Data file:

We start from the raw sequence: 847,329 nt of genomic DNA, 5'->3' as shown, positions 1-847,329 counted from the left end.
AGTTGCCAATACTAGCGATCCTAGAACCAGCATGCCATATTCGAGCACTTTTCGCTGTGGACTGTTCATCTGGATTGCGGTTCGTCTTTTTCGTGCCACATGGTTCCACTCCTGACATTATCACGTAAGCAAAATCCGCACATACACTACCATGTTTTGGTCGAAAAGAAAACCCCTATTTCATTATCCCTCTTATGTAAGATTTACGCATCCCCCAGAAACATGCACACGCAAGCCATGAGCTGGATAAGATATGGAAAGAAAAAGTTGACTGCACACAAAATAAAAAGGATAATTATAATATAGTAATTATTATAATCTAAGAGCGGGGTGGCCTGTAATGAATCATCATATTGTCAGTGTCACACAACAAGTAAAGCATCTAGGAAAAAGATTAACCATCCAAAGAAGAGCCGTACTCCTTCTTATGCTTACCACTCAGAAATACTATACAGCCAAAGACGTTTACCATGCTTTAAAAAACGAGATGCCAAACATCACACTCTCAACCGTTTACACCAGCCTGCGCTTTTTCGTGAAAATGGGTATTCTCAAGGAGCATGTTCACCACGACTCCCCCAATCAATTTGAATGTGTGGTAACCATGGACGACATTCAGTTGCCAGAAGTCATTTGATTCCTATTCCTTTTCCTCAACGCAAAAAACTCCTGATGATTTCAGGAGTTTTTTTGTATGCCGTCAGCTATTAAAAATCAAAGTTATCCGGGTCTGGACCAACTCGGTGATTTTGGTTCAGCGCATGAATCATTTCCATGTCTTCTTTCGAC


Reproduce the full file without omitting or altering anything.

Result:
We start from the raw sequence: 847,329 nt of genomic DNA, 5'->3' as shown, positions 1-847,329 counted from the left end.
AGTTGCCAATACTAGCGATCCTAGAACCAGCATGCCATATTCGAGCACTTTTCGCTGTGGACTGTTCATCTGGATTGCGGTTCGTCTTTTTCGTGCCACATGGTTCCACTCCTGACATTATCACGTAAGCAAAATCCGCACATACACTACCATGTTTTGGTCGAAAAGAAAACCCCTATTTCATTATCCCTCTTATGTAAGATTTACGCATCCCCCAGAAACATGCACACGCAAGCCATGAGCTGGATAAGATATGGAAAGAAAAAGTTGACTGCACACAAAATAAAAAGGATAATTATAATATAGTAATTATTATAATCTAAGAGCGGGGTGGCCTGTAATGAATCATCATATTGTCAGTGTCACACAACAAGTAAAGCATCTAGGAAAAAGATTAACCATCCAAAGAAGAGCCGTACTCCTTCTTATGCTTACCACTCAGAAATACTATACAGCCAAAGACGTTTACCATGCTTTAAAAAACGAGATGCCAAACATCACACTCTCAACCGTTTACACCAGCCTGCGCTTTTTCGTGAAAATGGGTATTCTCAAGGAGCATGTTCACCACGACTCCCCCAATCAATTTGAATGTGTGGTAACCATGGACGACATTCAGTTGCCAGAAGTCATTTGATTCCTATTCCTTTTCCTCAACGCAAAAAACTCCTGATGATTTCAGGAGTTTTTTTGTATGCCGTCAGCTATTAAAAATCAAAGTTATCCGGGTCTGGACCAACTCGGTGATTTTGGTTCAGCGCATGAATCATTTCCATGTCTTCTTTCGAC